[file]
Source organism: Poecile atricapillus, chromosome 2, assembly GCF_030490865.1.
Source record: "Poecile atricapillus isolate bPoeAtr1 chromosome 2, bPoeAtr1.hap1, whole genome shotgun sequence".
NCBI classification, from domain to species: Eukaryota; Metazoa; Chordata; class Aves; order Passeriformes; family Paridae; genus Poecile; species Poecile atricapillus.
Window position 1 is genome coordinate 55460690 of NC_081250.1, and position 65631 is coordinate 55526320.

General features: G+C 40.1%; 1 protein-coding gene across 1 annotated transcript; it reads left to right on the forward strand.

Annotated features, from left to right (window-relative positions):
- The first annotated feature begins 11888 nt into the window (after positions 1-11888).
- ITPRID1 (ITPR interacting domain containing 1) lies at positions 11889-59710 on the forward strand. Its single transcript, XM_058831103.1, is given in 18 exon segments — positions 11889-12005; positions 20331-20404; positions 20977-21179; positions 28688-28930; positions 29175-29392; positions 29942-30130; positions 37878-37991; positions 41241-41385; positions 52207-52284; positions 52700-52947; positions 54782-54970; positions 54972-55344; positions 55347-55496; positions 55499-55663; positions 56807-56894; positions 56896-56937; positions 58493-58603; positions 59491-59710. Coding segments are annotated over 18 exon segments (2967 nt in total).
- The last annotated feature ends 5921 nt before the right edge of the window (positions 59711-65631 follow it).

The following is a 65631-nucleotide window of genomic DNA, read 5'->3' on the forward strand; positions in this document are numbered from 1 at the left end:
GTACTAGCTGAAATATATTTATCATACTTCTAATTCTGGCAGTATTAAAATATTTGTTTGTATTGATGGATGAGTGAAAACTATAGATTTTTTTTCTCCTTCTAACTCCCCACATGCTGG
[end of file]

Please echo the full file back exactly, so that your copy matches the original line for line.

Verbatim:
Source organism: Poecile atricapillus, chromosome 2, assembly GCF_030490865.1.
Source record: "Poecile atricapillus isolate bPoeAtr1 chromosome 2, bPoeAtr1.hap1, whole genome shotgun sequence".
NCBI classification, from domain to species: Eukaryota; Metazoa; Chordata; class Aves; order Passeriformes; family Paridae; genus Poecile; species Poecile atricapillus.
Window position 1 is genome coordinate 55460690 of NC_081250.1, and position 65631 is coordinate 55526320.

General features: G+C 40.1%; 1 protein-coding gene across 1 annotated transcript; it reads left to right on the forward strand.

Annotated features, from left to right (window-relative positions):
- The first annotated feature begins 11888 nt into the window (after positions 1-11888).
- ITPRID1 (ITPR interacting domain containing 1) lies at positions 11889-59710 on the forward strand. Its single transcript, XM_058831103.1, is given in 18 exon segments — positions 11889-12005; positions 20331-20404; positions 20977-21179; positions 28688-28930; positions 29175-29392; positions 29942-30130; positions 37878-37991; positions 41241-41385; positions 52207-52284; positions 52700-52947; positions 54782-54970; positions 54972-55344; positions 55347-55496; positions 55499-55663; positions 56807-56894; positions 56896-56937; positions 58493-58603; positions 59491-59710. Coding segments are annotated over 18 exon segments (2967 nt in total).
- The last annotated feature ends 5921 nt before the right edge of the window (positions 59711-65631 follow it).

The following is a 65631-nucleotide window of genomic DNA, read 5'->3' on the forward strand; positions in this document are numbered from 1 at the left end:
GTACTAGCTGAAATATATTTATCATACTTCTAATTCTGGCAGTATTAAAATATTTGTTTGTATTGATGGATGAGTGAAAACTATAGATTTTTTTTCTCCTTCTAACTCCCCACATGCTGG